Fibrocell Science, Inc., a company focused on autologous cell and gene therapy that is developing top treatments to address rare and life-threatening skin and connective tissue illnesses, has announced that it will report its first quarter 2015 results next Friday, May 8, 2015. The report will be made available to the public before the United States financial markets open. On the same day, Fibrocell will be hosting a conference call and webcast at 8:30 a.m. EDT to discuss the report, followed by a question-and-answer session. It is anticipated that the company will offer updates on progress in developing therapies to address scleroderma related diseases.
In order to participate in the live call, dial 855-877-0343 (domestic) or +1-678-509-8772 (international) and key in conference code 24959014 about 10 minutes before the start of the presentation. The conference call will also be webcast live on Fibrocell’s website at www.fibrocellscience.com/investors/events-and-presentations/. The event will be archived and available for viewing about 30 days after the call. Please access Fibrocell’s website a few minutes before the beginning of the broadcast to ensure that any needed software to view the webcast can be downloaded previously.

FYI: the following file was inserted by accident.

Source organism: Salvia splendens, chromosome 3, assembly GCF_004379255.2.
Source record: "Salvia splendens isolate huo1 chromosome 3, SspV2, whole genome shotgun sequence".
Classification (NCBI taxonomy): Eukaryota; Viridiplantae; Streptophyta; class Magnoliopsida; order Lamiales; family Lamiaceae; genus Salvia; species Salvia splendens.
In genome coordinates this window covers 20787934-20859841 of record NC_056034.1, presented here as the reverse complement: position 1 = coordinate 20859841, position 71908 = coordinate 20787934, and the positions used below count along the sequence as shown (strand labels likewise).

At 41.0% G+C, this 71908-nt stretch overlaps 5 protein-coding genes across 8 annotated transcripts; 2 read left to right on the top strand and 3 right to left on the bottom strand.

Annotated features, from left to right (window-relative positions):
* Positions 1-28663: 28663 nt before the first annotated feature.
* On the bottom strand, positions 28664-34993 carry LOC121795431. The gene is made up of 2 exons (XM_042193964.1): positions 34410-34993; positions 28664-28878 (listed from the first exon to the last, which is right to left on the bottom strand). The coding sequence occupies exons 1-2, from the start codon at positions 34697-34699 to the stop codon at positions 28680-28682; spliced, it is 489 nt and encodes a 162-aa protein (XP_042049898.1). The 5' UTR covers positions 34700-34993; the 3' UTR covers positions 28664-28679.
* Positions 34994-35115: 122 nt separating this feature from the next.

Azficel-T, Fibrocell’s most advanced drug candidate, addresses dysphonia by using its FDA-approved proprietary autologous fibroblast technology. The therapy is currently in a Phase II clinical trial to treat chronic dysphonia, which results from vocal cord atrophy or scarring. In partnership with Intrexon Corporation, a top firm in synthetic biology, Fibrocell is also advancing gene therapies for orphan skin diseases using gene-modified autologous fibroblasts, and its lead therapy candidate FCX-007 is in late stage pre-clinical advancement to treat recessive dystrophic epidermolysis bullosa. A second gene therapy candidate is also being developed, FCX-013, to address scleroderma.
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A new study recently published in the journal Science revealed that a specific skin cell type is associated to wound healing and scarring in mice. The study is entitled “Identification and isolation of a dermal lineage with intrinsic fibrogenic potential” and was conducted by researchers at Stanford University School of Medicine.
Fibroblasts are the main cell type responsible for collagen synthesis and the extracellular matrix of organs. Fibroblasts also have a critical role in wound healing as scars are mainly composed of collagen.
In this study, the research team hypothesized that this type of fibroblast, called “engrailed-positive fibroblasts” (EPF), could be responsible for collagen accumulation in the wound healing process and scar formation. Researchers genetically engineered mice in which EPF cells were tagged with a green fluorescent protein to allow their monitoring throughout mice development.
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